Will a Will Suffice or Should You Place Your Trust in a Trust?

In Arizona, under Arizona Revised Statute § 14-397, if:

  • The value of all of the personal property (cash, bank accounts, stocks and bonds, cars, jewelry, money owed to the person who died, etc.) in the estate of the person who died (the “deceased”), wherever that property is located, less liens and encumbrances, does not exceed $75,000, and at least 30 days have passed since the death, and/or
  • The assessed value of the real property (land and permanent structures on the land) in the deceased’s estate located in Arizona, less liens and encumbrances as of the date of the deceased’s death, does not exceed $100,000, and at least 6 months have passed since the death,

you may file a Small Estate Affidavit in order to avoid probate of the deceased’s estate.

Therefore, if personal property exceeds $75,000 in value the deceased’s equity in real estate exceeds $100,000 a small estate affidavit is not possible and the estate must undergo probate. Although the statute is silent on this point, presumably, if the deceased owned real property outside of Arizona, this would disqualify filing of a small estate affidavit. .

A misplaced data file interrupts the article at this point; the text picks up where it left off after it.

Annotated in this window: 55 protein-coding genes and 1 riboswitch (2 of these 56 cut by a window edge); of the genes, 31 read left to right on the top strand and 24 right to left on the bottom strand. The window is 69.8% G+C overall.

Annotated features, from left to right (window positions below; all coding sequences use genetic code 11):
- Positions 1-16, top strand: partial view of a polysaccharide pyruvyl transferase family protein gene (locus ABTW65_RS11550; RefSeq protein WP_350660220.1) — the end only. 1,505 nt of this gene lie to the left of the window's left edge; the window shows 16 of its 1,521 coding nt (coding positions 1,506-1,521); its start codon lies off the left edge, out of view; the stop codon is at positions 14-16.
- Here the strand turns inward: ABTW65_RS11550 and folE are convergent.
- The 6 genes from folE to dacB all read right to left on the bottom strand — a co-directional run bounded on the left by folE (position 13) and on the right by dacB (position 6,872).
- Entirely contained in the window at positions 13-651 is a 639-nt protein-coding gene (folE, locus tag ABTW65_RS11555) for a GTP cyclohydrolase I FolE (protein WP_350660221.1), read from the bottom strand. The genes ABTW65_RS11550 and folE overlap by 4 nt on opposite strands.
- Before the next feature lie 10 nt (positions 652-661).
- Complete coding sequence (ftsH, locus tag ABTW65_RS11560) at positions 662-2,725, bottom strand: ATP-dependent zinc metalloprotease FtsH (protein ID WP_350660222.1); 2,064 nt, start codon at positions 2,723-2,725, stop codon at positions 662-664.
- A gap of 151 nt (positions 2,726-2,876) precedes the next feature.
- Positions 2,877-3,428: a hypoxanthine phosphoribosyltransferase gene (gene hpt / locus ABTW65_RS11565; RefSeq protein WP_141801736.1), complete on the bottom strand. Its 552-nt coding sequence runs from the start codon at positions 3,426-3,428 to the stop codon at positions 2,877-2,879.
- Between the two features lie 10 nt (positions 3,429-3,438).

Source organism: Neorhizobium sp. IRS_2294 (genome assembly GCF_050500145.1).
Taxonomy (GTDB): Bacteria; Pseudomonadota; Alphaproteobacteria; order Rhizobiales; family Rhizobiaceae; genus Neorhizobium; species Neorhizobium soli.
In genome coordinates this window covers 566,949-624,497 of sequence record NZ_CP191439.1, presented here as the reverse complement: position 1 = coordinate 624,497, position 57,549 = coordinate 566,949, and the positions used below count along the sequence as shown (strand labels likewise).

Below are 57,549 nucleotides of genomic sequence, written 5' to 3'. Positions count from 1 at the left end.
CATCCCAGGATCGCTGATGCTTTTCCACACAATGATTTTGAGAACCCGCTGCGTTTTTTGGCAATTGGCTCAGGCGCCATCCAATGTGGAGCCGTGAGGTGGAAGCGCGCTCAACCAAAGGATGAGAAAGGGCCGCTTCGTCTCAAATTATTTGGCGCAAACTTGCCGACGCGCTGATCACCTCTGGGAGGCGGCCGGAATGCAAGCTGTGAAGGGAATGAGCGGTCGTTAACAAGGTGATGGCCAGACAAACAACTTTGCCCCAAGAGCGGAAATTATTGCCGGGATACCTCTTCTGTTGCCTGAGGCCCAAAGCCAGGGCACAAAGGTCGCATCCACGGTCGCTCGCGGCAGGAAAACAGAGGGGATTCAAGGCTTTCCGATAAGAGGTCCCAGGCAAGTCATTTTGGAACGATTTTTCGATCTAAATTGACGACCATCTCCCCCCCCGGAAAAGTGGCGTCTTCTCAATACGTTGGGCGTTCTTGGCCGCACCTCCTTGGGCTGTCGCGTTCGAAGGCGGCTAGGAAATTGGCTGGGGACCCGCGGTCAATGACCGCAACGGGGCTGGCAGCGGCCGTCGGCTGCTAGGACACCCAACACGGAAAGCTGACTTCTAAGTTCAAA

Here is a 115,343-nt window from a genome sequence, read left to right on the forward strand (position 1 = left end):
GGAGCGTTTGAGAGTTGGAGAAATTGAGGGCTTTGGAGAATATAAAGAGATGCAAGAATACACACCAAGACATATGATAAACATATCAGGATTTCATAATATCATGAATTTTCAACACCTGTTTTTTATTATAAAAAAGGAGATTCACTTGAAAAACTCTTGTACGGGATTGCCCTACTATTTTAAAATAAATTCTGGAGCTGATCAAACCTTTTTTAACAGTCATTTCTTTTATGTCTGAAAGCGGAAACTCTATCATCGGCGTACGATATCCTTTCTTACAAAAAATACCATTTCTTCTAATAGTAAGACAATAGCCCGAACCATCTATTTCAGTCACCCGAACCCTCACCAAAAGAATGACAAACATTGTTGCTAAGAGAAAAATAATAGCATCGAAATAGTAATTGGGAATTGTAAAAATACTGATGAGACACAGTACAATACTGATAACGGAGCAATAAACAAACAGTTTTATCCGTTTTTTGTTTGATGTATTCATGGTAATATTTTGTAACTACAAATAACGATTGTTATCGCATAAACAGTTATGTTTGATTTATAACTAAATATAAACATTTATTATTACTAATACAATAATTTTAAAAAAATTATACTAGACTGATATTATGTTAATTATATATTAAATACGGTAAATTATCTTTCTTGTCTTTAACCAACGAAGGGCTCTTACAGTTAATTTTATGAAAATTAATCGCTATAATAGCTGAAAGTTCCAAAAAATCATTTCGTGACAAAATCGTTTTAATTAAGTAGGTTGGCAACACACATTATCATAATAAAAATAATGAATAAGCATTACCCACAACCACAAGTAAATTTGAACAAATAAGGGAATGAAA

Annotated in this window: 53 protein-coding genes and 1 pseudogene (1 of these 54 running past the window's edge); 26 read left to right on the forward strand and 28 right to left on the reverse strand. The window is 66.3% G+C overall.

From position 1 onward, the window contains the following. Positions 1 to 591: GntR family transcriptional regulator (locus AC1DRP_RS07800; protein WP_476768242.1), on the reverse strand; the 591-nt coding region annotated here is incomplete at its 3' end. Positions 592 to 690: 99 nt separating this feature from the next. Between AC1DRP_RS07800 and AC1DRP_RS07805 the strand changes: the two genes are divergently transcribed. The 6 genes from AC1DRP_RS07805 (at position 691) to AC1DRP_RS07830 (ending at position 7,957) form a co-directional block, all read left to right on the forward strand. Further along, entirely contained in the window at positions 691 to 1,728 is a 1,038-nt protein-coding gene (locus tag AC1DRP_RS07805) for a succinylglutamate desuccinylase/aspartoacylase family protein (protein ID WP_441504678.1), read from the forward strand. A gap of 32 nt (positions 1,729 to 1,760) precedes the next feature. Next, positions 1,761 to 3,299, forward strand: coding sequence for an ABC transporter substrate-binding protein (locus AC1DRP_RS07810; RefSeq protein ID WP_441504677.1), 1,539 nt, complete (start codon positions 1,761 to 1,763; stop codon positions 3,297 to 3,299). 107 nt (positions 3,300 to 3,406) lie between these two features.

As a court-supervised proceeding the disadvantages of probate are that

  • it becomes part of the public record;
  • it is time-consuming resulting in delay of distribution of the deceased’s assets; and
  • it is costly because the probate court will appoint officials to oversee the process (lawyers and accountants) and they will charge the estate for their services.

The potential benefits of probate are:

  • If an estate is contested by the beneficiaries, a court-supervised distribution may be beneficial;
  • Probate allows you the ability to close out creditors to the probate estate within a short timeframe whereas, if an individual dies and all of their assets are held in trusts in order to avoid probate, there is a longer window for creditors to put in a claim on the assets to pay any outstanding debts of the deceased; and
  • Probate permits challenge of the validity of a creditor’s claims in court. If you believe a creditor is improperly trying to collect on debts from the deceased, probate may allow you to prevent having to pay unnecessary debts out of the estate that you otherwise may have to accept at face value outside probate.

A Trust (either revocable or irrevocable) is a contract among three parties:

1 – The trustmaker (a/k/a grantor, trustor, settlor);

2 – The trustee, who is an individual or institution while living); and

3 – The beneficiaries of the trust.

Because this is a contractual relationship, it is not subject to court supervision unless the trust agreement specifically so provides. Accordingly, upon the death of the last trustmaker, assets can be freely and inexpensively distributed to the beneficiaries without the cost or publicity required in a probate proceeding.

Based on the foregoing, it is clear that whether a Will or a Trust is preferable depends solely on the circumstances of each case. To learn which is right for your case, call Agins Law Firm, PLC, PLC at (480) 401-2660 for a free consultation.